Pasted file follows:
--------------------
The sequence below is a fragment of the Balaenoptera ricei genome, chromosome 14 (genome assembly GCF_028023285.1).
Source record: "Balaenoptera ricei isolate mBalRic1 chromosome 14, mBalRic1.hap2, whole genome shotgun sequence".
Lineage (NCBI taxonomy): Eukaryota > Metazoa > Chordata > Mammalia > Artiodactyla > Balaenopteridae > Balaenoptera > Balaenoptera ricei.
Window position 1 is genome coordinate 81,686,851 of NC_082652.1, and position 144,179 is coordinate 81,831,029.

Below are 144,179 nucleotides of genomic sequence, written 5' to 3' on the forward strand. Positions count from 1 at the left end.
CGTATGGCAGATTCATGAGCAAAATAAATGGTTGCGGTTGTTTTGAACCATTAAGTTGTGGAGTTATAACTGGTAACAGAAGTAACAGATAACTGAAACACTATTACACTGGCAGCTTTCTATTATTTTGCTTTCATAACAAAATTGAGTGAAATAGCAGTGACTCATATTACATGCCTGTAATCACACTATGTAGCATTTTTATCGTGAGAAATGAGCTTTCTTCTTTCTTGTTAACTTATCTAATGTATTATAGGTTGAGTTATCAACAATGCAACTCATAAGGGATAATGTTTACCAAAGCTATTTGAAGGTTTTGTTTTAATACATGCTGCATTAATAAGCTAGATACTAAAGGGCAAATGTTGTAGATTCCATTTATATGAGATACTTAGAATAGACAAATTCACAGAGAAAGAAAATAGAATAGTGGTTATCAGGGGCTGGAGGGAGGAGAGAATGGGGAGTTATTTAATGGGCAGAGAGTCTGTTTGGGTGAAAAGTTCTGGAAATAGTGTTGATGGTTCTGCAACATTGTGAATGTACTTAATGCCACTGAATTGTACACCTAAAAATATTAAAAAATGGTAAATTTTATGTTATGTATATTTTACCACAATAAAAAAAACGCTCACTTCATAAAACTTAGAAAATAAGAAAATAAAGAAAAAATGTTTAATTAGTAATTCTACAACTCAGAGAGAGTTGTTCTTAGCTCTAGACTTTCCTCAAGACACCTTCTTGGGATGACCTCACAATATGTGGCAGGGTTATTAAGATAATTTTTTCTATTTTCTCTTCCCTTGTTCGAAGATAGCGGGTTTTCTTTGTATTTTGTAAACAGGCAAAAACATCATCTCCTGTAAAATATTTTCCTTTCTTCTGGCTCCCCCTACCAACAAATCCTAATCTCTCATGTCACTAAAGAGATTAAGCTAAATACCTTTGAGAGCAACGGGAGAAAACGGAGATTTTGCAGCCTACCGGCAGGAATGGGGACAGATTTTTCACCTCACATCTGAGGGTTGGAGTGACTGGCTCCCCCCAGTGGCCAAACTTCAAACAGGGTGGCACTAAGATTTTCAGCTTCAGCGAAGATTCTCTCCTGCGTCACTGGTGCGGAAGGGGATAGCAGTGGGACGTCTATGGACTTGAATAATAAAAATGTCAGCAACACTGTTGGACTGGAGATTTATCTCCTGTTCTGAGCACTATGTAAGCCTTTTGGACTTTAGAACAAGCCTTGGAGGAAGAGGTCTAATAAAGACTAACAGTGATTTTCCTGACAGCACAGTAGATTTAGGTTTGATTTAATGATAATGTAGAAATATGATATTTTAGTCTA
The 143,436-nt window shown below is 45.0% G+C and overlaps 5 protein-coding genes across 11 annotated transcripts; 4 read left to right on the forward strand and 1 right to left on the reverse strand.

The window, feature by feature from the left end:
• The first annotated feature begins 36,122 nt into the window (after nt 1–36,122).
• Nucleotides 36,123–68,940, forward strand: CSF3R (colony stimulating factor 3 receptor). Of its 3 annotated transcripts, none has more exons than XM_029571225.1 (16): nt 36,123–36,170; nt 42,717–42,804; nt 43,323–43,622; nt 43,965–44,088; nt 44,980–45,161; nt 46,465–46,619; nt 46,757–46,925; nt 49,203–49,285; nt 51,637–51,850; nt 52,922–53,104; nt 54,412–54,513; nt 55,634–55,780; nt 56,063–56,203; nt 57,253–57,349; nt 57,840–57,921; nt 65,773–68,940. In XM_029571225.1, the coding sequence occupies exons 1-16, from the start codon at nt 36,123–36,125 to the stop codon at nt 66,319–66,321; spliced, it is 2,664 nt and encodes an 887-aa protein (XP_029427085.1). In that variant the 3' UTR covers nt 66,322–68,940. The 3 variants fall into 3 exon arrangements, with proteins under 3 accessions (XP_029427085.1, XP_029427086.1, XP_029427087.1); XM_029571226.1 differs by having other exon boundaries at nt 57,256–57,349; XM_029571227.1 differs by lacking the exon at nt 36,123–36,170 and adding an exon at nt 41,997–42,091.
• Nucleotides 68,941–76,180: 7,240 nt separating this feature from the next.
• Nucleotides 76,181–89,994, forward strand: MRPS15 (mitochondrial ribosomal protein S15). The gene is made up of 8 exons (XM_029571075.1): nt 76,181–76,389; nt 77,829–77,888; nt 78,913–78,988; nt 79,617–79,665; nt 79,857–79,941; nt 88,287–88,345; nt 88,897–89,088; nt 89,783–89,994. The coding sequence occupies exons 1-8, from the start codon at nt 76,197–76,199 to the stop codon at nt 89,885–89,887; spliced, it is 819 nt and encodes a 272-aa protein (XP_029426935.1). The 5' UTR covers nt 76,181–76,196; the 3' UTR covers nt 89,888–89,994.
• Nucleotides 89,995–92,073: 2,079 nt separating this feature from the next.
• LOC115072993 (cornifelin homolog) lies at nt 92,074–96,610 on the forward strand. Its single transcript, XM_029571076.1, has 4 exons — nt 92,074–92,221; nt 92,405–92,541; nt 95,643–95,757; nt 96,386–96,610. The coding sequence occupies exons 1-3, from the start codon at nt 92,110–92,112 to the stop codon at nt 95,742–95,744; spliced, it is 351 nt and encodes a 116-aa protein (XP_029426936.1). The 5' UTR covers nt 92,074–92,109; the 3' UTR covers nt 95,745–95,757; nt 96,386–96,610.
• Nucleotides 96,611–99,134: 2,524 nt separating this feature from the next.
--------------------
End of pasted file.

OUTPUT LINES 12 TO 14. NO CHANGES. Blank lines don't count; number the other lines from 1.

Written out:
• Nucleotides 76,181–89,994, forward strand: MRPS15 (mitochondrial ribosomal protein S15). The gene is made up of 8 exons (XM_029571075.1): nt 76,181–76,389; nt 77,829–77,888; nt 78,913–78,988; nt 79,617–79,665; nt 79,857–79,941; nt 88,287–88,345; nt 88,897–89,088; nt 89,783–89,994. The coding sequence occupies exons 1-8, from the start codon at nt 76,197–76,199 to the stop codon at nt 89,885–89,887; spliced, it is 819 nt and encodes a 272-aa protein (XP_029426935.1). The 5' UTR covers nt 76,181–76,196; the 3' UTR covers nt 89,888–89,994.
• Nucleotides 89,995–92,073: 2,079 nt separating this feature from the next.
• LOC115072993 (cornifelin homolog) lies at nt 92,074–96,610 on the forward strand. Its single transcript, XM_029571076.1, has 4 exons — nt 92,074–92,221; nt 92,405–92,541; nt 95,643–95,757; nt 96,386–96,610. The coding sequence occupies exons 1-3, from the start codon at nt 92,110–92,112 to the stop codon at nt 95,742–95,744; spliced, it is 351 nt and encodes a 116-aa protein (XP_029426936.1). The 5' UTR covers nt 92,074–92,109; the 3' UTR covers nt 95,745–95,757; nt 96,386–96,610.